Choosing the optimal UPS topology

When considering different topologies of uninterruptible power supplies (UPSs), it's important to weigh the needs of your environment and the equipment you intend to support, while also balancing your budget. What is UPS topology? Find out more about the different UPS types and how to select the optimal solution.

UPS Topology 101

When choosing the best uninterruptible power supplies (UPSs), for a particular application, one size doesn't necessarily fit all. Certain UPS topologies are better suited for your power infrastructure, and determining the best fit depends on a number of different factors. Recognising the different UPS design types is a key step to ensuring that your critical equipment and processes are properly safeguarded against power disturbances. The three primary UPS topologies are standby (also called offline), line-interactive and online. While all three can meet input voltage requirements for the equipment that will be plugged into the UPS, there are differences in how the result is achieved, as well as the frequency and duration of demands on the battery.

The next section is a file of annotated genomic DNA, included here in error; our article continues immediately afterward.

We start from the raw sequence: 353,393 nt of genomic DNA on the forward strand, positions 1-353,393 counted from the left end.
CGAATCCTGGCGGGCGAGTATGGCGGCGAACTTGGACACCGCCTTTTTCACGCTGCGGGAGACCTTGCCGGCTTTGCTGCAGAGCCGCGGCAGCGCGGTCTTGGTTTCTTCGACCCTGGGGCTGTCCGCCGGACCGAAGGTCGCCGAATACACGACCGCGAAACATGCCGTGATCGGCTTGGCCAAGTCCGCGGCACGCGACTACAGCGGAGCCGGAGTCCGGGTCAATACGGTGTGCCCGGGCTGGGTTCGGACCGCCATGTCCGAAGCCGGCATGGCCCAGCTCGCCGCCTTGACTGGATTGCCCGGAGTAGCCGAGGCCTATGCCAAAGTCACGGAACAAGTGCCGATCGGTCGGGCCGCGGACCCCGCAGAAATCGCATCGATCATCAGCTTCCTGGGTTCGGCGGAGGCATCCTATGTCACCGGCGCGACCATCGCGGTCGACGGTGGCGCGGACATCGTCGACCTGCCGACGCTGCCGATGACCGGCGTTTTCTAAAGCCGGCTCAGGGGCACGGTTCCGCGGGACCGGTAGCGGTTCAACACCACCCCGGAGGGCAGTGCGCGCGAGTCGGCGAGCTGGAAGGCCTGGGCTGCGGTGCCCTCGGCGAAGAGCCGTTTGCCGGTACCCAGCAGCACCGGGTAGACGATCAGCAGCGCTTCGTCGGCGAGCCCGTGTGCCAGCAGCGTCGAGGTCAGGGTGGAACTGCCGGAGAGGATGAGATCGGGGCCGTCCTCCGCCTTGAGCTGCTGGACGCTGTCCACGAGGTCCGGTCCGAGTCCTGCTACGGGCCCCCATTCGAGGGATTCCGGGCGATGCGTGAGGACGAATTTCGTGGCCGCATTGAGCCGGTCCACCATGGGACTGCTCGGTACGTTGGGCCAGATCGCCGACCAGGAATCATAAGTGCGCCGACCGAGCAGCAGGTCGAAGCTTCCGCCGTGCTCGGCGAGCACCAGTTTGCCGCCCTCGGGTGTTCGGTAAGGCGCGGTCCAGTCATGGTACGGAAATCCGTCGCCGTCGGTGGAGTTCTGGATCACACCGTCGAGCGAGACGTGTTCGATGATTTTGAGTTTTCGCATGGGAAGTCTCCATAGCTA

Considerations for line-interactive vs offline vs online UPSs

Selecting the best UPS topology depends largely on three factors: your environment, your budget and the level of sensitivity of the equipment you want to protect. Because modern IT power supplies are built to withstand a wide range of power quality issues, a variety of UPS topologies provide some degree of protection against power loss and disturbances in the electrical system. 

Standby UPS topology